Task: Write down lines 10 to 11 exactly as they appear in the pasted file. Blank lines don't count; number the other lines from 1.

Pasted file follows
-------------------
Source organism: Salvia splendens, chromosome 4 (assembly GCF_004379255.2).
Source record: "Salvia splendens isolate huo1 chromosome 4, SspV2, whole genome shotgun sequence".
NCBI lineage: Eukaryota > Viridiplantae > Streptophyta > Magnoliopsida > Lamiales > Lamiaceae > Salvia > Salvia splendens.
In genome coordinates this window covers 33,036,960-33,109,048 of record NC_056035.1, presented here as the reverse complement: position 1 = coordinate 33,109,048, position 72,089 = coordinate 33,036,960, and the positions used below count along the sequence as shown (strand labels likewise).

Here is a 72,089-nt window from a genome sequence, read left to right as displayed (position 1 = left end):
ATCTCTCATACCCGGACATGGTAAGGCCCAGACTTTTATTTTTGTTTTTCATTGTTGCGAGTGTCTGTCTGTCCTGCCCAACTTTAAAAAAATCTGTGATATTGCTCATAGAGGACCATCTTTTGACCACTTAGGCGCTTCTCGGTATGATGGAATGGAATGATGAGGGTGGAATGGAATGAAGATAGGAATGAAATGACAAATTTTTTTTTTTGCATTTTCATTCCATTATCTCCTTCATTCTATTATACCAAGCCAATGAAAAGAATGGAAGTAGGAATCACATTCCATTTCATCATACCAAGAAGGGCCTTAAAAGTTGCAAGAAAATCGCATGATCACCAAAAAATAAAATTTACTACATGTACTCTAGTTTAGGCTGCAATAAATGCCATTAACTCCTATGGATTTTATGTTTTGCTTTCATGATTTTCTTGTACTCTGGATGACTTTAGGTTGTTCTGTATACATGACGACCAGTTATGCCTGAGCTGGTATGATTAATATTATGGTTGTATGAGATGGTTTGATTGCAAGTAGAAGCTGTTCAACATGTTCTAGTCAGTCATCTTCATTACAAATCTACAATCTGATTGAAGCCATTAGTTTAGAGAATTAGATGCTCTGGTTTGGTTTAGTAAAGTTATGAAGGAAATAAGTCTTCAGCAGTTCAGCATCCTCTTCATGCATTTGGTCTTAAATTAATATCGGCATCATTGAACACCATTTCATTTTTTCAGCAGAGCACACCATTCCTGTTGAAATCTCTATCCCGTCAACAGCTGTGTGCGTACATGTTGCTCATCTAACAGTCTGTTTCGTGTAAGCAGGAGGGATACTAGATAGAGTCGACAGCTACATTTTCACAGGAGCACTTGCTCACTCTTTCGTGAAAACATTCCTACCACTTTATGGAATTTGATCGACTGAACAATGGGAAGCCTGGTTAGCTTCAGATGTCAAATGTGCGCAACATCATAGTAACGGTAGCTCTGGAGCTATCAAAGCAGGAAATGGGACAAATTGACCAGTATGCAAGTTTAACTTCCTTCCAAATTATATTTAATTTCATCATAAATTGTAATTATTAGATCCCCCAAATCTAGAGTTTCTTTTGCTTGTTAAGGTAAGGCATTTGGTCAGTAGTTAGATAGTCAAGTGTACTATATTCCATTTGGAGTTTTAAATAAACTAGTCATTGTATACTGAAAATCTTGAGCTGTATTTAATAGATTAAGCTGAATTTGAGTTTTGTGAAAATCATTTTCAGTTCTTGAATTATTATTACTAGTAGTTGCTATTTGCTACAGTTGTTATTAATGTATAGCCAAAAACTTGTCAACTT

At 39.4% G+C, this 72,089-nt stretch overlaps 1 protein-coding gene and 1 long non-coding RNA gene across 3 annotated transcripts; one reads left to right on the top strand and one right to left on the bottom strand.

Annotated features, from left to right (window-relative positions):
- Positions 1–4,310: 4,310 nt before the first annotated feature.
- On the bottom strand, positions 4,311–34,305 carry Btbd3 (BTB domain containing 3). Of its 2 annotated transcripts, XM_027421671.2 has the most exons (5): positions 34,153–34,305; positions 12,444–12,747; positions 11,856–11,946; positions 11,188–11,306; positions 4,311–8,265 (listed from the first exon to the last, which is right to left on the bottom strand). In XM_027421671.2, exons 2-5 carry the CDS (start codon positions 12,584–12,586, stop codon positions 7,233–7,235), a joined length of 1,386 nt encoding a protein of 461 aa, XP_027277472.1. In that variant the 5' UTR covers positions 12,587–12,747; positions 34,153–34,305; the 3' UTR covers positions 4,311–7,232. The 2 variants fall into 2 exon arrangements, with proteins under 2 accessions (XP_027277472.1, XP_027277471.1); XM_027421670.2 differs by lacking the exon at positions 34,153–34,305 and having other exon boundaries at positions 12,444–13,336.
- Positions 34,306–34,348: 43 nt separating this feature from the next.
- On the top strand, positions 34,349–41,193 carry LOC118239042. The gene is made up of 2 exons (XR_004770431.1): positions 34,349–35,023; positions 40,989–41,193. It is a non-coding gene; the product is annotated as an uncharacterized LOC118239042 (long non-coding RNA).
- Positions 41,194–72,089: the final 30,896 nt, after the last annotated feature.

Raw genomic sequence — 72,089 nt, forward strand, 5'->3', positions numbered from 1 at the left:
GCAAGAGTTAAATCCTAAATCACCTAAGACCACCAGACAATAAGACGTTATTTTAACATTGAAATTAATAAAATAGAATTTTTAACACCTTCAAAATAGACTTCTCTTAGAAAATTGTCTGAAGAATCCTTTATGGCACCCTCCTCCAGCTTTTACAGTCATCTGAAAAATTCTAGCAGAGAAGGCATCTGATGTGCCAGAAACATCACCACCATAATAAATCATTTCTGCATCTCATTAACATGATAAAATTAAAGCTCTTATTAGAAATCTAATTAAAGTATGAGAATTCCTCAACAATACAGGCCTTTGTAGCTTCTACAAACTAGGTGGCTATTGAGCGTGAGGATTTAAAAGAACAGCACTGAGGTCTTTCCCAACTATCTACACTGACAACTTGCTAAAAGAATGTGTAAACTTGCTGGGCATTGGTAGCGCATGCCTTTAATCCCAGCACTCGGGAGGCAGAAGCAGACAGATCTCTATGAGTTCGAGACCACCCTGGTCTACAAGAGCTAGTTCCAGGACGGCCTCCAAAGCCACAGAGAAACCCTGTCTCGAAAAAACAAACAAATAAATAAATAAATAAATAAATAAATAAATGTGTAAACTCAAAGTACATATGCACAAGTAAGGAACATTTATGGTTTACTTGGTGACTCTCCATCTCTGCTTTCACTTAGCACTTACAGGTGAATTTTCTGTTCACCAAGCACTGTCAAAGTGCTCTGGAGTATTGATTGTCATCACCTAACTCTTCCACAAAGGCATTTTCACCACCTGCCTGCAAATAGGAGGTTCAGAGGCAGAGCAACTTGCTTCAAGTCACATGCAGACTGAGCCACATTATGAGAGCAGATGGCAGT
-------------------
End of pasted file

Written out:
- On the bottom strand, positions 4,311–34,305 carry Btbd3 (BTB domain containing 3). Of its 2 annotated transcripts, XM_027421671.2 has the most exons (5): positions 34,153–34,305; positions 12,444–12,747; positions 11,856–11,946; positions 11,188–11,306; positions 4,311–8,265 (listed from the first exon to the last, which is right to left on the bottom strand). In XM_027421671.2, exons 2-5 carry the CDS (start codon positions 12,584–12,586, stop codon positions 7,233–7,235), a joined length of 1,386 nt encoding a protein of 461 aa, XP_027277472.1. In that variant the 5' UTR covers positions 12,587–12,747; positions 34,153–34,305; the 3' UTR covers positions 4,311–7,232. The 2 variants fall into 2 exon arrangements, with proteins under 2 accessions (XP_027277472.1, XP_027277471.1); XM_027421670.2 differs by lacking the exon at positions 34,153–34,305 and having other exon boundaries at positions 12,444–13,336.
- Positions 34,306–34,348: 43 nt separating this feature from the next.